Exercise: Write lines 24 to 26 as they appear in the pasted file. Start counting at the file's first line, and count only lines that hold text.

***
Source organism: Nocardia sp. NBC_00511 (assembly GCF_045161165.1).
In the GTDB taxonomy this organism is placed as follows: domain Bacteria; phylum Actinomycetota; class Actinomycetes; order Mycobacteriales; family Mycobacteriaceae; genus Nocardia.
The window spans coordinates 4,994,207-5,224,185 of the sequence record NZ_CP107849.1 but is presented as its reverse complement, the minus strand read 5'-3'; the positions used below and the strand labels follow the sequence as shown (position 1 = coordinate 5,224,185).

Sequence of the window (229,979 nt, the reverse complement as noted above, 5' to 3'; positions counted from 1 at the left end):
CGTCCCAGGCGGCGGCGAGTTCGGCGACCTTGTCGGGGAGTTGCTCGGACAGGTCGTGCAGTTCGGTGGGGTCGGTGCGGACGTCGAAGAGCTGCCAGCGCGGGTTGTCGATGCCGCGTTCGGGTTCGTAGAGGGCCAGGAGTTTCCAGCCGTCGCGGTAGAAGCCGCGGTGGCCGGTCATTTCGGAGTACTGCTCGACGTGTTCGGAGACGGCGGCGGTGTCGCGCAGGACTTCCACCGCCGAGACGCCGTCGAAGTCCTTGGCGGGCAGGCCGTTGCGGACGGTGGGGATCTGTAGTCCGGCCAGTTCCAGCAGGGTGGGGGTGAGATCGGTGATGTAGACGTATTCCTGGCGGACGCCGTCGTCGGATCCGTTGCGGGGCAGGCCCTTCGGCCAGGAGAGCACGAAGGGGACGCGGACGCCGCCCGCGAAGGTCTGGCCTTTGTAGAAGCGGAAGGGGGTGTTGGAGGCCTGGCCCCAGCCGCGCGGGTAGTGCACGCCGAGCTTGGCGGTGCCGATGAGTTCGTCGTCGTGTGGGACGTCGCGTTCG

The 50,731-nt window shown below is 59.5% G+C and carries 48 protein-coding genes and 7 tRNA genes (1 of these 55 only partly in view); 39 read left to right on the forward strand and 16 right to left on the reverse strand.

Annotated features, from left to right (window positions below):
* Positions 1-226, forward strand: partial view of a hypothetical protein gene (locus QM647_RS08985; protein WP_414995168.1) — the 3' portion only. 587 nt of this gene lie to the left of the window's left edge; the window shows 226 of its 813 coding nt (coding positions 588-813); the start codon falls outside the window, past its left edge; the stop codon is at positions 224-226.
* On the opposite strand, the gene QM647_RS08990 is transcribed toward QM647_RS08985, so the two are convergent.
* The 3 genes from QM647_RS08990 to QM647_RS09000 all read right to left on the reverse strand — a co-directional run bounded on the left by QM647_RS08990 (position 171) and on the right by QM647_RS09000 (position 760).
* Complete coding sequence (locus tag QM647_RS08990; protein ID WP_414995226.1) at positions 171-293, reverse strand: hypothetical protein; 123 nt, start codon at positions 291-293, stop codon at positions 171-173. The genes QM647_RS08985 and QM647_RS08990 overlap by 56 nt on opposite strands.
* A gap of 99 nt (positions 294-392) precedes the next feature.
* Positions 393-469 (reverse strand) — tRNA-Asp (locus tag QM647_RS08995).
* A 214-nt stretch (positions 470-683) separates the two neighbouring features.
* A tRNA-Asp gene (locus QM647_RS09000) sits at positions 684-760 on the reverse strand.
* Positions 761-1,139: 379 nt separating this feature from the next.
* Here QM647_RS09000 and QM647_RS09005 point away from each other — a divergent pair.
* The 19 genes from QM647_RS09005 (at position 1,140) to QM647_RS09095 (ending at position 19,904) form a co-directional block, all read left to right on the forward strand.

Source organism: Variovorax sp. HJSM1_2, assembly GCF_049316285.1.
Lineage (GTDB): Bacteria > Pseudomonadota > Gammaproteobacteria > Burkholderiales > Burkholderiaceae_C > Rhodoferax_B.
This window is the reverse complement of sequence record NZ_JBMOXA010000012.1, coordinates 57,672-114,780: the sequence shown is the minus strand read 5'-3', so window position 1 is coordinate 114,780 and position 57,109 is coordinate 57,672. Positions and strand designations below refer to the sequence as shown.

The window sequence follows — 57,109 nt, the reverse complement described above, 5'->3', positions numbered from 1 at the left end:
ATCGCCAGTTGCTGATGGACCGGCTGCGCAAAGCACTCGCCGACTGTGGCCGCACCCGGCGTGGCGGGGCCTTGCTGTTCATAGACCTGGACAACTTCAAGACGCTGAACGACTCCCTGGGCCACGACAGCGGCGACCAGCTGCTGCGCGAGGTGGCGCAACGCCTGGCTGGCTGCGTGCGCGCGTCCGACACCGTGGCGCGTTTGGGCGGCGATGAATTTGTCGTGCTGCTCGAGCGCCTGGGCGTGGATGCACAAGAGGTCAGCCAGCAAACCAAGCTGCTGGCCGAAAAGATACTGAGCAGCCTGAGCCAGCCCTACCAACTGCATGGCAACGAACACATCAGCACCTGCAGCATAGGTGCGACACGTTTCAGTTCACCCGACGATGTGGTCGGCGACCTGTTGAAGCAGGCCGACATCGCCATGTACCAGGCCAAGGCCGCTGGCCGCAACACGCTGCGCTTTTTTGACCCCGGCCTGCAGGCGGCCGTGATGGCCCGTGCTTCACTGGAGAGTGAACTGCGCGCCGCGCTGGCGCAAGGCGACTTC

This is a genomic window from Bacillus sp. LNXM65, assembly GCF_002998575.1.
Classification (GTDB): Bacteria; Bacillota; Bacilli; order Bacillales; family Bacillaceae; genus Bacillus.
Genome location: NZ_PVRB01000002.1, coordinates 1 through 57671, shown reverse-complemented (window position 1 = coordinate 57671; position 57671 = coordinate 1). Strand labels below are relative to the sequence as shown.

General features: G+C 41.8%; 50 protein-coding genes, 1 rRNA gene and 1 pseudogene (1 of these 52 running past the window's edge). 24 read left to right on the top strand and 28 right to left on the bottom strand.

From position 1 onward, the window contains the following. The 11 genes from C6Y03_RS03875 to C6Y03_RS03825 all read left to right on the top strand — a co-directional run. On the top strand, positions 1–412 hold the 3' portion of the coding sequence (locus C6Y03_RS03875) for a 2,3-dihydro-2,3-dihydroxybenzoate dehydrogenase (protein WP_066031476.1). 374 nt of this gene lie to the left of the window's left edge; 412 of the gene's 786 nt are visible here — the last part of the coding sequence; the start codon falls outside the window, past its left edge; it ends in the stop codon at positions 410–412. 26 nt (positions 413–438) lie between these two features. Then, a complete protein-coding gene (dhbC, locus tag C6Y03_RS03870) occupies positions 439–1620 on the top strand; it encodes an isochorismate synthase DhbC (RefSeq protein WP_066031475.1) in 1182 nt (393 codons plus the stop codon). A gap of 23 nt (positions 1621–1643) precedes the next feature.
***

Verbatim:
This is a genomic window from Bacillus sp. LNXM65, assembly GCF_002998575.1.
Classification (GTDB): Bacteria; Bacillota; Bacilli; order Bacillales; family Bacillaceae; genus Bacillus.
Genome location: NZ_PVRB01000002.1, coordinates 1 through 57671, shown reverse-complemented (window position 1 = coordinate 57671; position 57671 = coordinate 1). Strand labels below are relative to the sequence as shown.